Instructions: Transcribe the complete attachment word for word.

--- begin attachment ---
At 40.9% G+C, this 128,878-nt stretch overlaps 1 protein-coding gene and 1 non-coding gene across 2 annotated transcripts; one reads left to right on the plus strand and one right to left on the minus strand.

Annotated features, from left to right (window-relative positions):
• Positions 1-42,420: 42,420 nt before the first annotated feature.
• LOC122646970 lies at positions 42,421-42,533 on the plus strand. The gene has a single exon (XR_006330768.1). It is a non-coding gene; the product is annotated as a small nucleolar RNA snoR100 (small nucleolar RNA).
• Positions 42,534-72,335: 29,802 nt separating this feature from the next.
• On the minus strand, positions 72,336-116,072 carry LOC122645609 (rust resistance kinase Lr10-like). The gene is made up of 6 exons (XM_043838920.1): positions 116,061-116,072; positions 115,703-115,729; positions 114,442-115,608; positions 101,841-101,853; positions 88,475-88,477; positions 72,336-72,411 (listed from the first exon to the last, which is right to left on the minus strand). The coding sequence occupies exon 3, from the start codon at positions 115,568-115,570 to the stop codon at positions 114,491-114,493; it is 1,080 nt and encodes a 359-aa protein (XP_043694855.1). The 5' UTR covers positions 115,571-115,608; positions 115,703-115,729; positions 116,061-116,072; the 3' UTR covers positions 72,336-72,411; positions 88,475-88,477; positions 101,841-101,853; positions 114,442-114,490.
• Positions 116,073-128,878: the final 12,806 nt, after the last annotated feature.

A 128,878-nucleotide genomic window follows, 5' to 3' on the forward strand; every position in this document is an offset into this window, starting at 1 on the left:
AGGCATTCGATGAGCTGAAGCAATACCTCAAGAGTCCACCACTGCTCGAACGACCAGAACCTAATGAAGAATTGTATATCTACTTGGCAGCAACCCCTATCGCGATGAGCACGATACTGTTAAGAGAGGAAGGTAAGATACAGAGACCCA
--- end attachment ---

At 40.9% G+C, this 128,878-nt stretch overlaps 1 protein-coding gene and 1 non-coding gene across 2 annotated transcripts; one reads left to right on the plus strand and one right to left on the minus strand.

Annotated features, from left to right (window-relative positions):
• Positions 1-42,420: 42,420 nt before the first annotated feature.
• LOC122646970 lies at positions 42,421-42,533 on the plus strand. The gene has a single exon (XR_006330768.1). It is a non-coding gene; the product is annotated as a small nucleolar RNA snoR100 (small nucleolar RNA).
• Positions 42,534-72,335: 29,802 nt separating this feature from the next.
• On the minus strand, positions 72,336-116,072 carry LOC122645609 (rust resistance kinase Lr10-like). The gene is made up of 6 exons (XM_043838920.1): positions 116,061-116,072; positions 115,703-115,729; positions 114,442-115,608; positions 101,841-101,853; positions 88,475-88,477; positions 72,336-72,411 (listed from the first exon to the last, which is right to left on the minus strand). The coding sequence occupies exon 3, from the start codon at positions 115,568-115,570 to the stop codon at positions 114,491-114,493; it is 1,080 nt and encodes a 359-aa protein (XP_043694855.1). The 5' UTR covers positions 115,571-115,608; positions 115,703-115,729; positions 116,061-116,072; the 3' UTR covers positions 72,336-72,411; positions 88,475-88,477; positions 101,841-101,853; positions 114,442-114,490.
• Positions 116,073-128,878: the final 12,806 nt, after the last annotated feature.

A 128,878-nucleotide genomic window follows, 5' to 3' on the forward strand; every position in this document is an offset into this window, starting at 1 on the left:
AGGCATTCGATGAGCTGAAGCAATACCTCAAGAGTCCACCACTGCTCGAACGACCAGAACCTAATGAAGAATTGTATATCTACTTGGCAGCAACCCCTATCGCGATGAGCACGATACTGTTAAGAGAGGAAGGTAAGATACAGAGACCCA